Acta Reumatológica Portuguesa - Online First: 2021-11-09
Revisão de Caso
Large-vessel vasculitis induced by pegfilgrastim
ResumoGranulocyte colony-stimulating factor (G-CSF) is increasingly being used to prevent febrile neutropenia associated with chemotherapy. Large-vessel vasculitis (LVV) has been recognized as a rare side effect of G-CSF treatment. We report a case of G-CSF associated LVV in a patient with breast cancer. While clear pathogenic mechanisms remain unknown, G-CSF may cause vasculitis due to inflammatory cytokines production. This adverse reaction should be recognized in patients with suggestive symptoms following the administration of pegfilgrastim.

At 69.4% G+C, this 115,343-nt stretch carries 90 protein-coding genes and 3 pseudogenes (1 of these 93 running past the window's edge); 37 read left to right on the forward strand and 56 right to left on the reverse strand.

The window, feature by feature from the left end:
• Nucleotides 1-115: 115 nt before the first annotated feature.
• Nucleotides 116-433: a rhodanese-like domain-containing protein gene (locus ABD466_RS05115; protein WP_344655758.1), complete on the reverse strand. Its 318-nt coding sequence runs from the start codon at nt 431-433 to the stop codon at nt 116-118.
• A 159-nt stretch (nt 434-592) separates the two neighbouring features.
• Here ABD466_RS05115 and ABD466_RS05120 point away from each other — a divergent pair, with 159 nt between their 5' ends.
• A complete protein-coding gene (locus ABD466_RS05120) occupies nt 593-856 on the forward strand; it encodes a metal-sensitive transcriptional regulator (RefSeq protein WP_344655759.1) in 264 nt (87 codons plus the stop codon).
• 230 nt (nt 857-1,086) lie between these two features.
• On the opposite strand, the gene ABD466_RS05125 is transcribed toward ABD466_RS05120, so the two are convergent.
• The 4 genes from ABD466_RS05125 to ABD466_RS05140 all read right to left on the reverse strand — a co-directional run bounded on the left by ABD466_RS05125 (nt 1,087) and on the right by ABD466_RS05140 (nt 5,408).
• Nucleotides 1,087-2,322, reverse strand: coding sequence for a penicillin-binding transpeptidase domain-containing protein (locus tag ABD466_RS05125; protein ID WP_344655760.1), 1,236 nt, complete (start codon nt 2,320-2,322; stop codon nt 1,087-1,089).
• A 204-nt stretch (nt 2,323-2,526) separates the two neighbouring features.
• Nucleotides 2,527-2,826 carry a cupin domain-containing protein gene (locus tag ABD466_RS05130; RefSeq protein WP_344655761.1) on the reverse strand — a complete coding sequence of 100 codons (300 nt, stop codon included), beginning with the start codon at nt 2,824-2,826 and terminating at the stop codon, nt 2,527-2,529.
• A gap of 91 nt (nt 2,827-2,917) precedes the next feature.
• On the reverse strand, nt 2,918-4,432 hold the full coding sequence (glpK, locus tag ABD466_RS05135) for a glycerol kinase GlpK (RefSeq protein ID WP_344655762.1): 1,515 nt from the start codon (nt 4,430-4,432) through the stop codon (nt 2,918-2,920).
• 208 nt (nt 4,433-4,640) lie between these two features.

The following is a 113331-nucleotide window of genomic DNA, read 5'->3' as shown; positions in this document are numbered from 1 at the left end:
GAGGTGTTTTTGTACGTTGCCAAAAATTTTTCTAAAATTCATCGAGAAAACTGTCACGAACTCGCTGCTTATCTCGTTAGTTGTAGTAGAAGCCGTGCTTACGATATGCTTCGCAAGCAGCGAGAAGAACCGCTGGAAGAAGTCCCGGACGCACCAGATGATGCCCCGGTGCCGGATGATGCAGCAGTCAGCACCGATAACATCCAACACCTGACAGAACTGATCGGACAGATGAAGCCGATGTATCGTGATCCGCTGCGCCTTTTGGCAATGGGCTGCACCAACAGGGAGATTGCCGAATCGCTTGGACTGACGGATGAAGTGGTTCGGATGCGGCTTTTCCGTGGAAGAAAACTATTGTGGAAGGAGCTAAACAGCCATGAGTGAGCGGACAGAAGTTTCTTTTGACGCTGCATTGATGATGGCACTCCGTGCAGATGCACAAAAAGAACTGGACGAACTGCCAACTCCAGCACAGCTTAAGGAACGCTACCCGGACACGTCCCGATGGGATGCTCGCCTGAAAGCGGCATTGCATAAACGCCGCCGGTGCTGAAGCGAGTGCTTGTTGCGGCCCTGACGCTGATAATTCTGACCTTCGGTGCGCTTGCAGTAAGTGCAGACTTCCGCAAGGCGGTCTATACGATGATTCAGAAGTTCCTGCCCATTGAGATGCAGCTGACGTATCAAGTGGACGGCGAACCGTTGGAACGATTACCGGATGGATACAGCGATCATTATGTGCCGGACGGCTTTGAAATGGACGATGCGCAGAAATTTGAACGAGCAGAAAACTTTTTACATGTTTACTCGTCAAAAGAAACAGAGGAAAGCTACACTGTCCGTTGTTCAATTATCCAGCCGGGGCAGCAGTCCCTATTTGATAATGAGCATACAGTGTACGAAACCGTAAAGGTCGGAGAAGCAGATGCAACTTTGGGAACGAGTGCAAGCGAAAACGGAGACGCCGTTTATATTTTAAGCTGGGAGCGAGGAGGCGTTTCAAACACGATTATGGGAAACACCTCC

A 56-year-old woman with luminal B breast cancer who had undergone surgery and adjuvant chemotherapy, initially with paclitaxel, was started on a doxorubicin plus cyclophosphamide protocol, followed by supportive use of long-acting G-CSF pegfilgrastim. Following the administration of pegfilgrastim, the patient developed intermittent fever and was given empiric antibiotics in the outpatient setting with no improvement. There were no signs of cancer progression, and the contrast-enhanced CT scan highlighted wall thickening of the aortic arch and the proximal segment of the subclavian artery, which was not present in previous imaging studies. The patient was diagnosed with LVV, and a differential diagnosis was performed to rule out paraneoplastic setting, immune-mediated diseases, infection or other drug-induced vasculitis. Treatment with steroids was initiated and tapered with significant improvement and resolution of the radiological signs of aortitis.